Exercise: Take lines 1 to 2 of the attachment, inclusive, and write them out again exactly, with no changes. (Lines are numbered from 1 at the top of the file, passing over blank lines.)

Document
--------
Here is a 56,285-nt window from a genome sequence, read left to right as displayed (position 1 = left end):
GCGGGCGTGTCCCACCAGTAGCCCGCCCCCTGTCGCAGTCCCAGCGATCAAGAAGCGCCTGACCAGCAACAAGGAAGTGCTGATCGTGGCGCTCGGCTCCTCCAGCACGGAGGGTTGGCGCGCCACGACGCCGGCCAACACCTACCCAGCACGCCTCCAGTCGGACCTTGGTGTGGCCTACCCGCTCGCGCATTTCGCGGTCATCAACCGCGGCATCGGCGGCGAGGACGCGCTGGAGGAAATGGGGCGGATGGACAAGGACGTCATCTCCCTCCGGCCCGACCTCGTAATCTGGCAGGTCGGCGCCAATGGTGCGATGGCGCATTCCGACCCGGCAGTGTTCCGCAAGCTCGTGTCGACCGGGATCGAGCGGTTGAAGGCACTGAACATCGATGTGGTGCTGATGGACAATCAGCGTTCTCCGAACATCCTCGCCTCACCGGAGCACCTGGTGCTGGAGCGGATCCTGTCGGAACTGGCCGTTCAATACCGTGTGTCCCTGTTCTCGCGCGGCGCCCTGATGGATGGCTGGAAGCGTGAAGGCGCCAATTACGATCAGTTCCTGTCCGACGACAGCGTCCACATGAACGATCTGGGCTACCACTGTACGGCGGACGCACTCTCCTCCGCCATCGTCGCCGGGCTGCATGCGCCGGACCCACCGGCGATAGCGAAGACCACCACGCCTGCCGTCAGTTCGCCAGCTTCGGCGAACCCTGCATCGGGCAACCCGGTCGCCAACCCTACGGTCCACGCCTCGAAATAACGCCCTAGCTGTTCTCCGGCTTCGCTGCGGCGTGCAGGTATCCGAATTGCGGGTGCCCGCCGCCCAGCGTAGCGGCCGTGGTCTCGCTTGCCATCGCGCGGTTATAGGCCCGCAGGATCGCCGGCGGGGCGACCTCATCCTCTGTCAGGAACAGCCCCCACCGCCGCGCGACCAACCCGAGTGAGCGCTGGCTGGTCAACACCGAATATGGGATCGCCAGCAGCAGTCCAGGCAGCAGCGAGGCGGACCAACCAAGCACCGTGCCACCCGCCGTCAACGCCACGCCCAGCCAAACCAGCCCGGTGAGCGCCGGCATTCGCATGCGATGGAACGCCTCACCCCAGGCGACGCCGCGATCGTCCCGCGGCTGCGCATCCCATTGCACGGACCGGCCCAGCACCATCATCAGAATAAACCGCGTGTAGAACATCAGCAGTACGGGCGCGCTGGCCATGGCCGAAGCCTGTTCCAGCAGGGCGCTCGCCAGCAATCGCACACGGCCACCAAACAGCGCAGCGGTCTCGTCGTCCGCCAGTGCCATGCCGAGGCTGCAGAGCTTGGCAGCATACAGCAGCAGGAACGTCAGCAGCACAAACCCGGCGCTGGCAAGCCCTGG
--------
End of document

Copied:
Here is a 56,285-nt window from a genome sequence, read left to right as displayed (position 1 = left end):
GCGGGCGTGTCCCACCAGTAGCCCGCCCCCTGTCGCAGTCCCAGCGATCAAGAAGCGCCTGACCAGCAACAAGGAAGTGCTGATCGTGGCGCTCGGCTCCTCCAGCACGGAGGGTTGGCGCGCCACGACGCCGGCCAACACCTACCCAGCACGCCTCCAGTCGGACCTTGGTGTGGCCTACCCGCTCGCGCATTTCGCGGTCATCAACCGCGGCATCGGCGGCGAGGACGCGCTGGAGGAAATGGGGCGGATGGACAAGGACGTCATCTCCCTCCGGCCCGACCTCGTAATCTGGCAGGTCGGCGCCAATGGTGCGATGGCGCATTCCGACCCGGCAGTGTTCCGCAAGCTCGTGTCGACCGGGATCGAGCGGTTGAAGGCACTGAACATCGATGTGGTGCTGATGGACAATCAGCGTTCTCCGAACATCCTCGCCTCACCGGAGCACCTGGTGCTGGAGCGGATCCTGTCGGAACTGGCCGTTCAATACCGTGTGTCCCTGTTCTCGCGCGGCGCCCTGATGGATGGCTGGAAGCGTGAAGGCGCCAATTACGATCAGTTCCTGTCCGACGACAGCGTCCACATGAACGATCTGGGCTACCACTGTACGGCGGACGCACTCTCCTCCGCCATCGTCGCCGGGCTGCATGCGCCGGACCCACCGGCGATAGCGAAGACCACCACGCCTGCCGTCAGTTCGCCAGCTTCGGCGAACCCTGCATCGGGCAACCCGGTCGCCAACCCTACGGTCCACGCCTCGAAATAACGCCCTAGCTGTTCTCCGGCTTCGCTGCGGCGTGCAGGTATCCGAATTGCGGGTGCCCGCCGCCCAGCGTAGCGGCCGTGGTCTCGCTTGCCATCGCGCGGTTATAGGCCCGCAGGATCGCCGGCGGGGCGACCTCATCCTCTGTCAGGAACAGCCCCCACCGCCGCGCGACCAACCCGAGTGAGCGCTGGCTGGTCAACACCGAATATGGGATCGCCAGCAGCAGTCCAGGCAGCAGCGAGGCGGACCAACCAAGCACCGTGCCACCCGCCGTCAACGCCACGCCCAGCCAAACCAGCCCGGTGAGCGCCGGCATTCGCATGCGATGGAACGCCTCACCCCAGGCGACGCCGCGATCGTCCCGCGGCTGCGCATCCCATTGCACGGACCGGCCCAGCACCATCATCAGAATAAACCGCGTGTAGAACATCAGCAGTACGGGCGCGCTGGCCATGGCCGAAGCCTGTTCCAGCAGGGCGCTCGCCAGCAATCGCACACGGCCACCAAACAGCGCAGCGGTCTCGTCGTCCGCCAGTGCCATGCCGAGGCTGCAGAGCTTGGCAGCATACAGCAGCAGGAACGTCAGCAGCACAAACCCGGCGCTGGCAAGCCCTGG